On Oracle there’s a kind of cache that works with scalar subqueries (look below for a simple example of a scalar subquery) which prevents the database engine to repeat unnecessary work to get the same result again and again.
SELECT ( SELECT sysdate FROM dual ) FROM dual
But while this seems to be less than useful with pure Oracle SQL when you throw some Oracle PL-SQL into it may be a great performance tool.
So, try this: on your favorite IDE (I may suggest Eclipse with the Toad Extension) create an Oracle stored procedure that gets one or more parameters and returns any value. Now create a SQL Select with a few number of results and call our new Oracle procedure from its select list. Observe how many times our Oracle procedure was called (you may use profiler to do so or do it manually).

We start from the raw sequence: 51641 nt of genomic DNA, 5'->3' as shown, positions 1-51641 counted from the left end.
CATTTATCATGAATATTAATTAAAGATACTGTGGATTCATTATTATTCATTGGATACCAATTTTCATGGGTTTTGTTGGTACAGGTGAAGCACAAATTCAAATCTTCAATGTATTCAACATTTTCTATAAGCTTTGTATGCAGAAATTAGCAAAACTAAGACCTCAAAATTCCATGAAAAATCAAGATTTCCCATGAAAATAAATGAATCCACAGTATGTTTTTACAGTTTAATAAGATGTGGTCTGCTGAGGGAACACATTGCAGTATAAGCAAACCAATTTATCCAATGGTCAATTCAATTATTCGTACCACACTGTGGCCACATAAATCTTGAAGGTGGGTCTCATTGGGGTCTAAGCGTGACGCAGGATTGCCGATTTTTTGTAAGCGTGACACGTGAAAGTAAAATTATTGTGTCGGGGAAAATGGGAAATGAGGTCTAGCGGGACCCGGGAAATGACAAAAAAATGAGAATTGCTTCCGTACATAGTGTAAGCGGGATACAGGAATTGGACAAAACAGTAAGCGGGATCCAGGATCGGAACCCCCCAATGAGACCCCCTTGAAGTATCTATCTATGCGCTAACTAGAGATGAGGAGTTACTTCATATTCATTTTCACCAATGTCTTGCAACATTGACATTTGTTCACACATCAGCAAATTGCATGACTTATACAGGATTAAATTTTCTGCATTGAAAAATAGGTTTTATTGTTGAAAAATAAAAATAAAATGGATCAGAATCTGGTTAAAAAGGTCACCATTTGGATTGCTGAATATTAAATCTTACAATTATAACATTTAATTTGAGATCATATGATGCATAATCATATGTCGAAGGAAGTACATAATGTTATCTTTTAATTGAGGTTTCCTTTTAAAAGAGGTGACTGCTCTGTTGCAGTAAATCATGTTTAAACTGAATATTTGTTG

I’ll spoil the result for you: as many times as rows returned.
Now, on the same query, call the Oracle procedure from inside a select … from dual block and observe the result.
Have you seen a lot less calls made to the procedure? This is because Oracle will cache every result from the subquery and use it whenever it gets the same parameter value.
This started to be a useful SQL tool as a scalar subquery with the same parameters would never return different results from the same transaction. Extending it to PL-SQL turned out to be a great addition.
I’ll leave you with a useful link if you want to know more about scalar subqueries.
Use it wisely and don’t forget to test for benefits for any specific case though.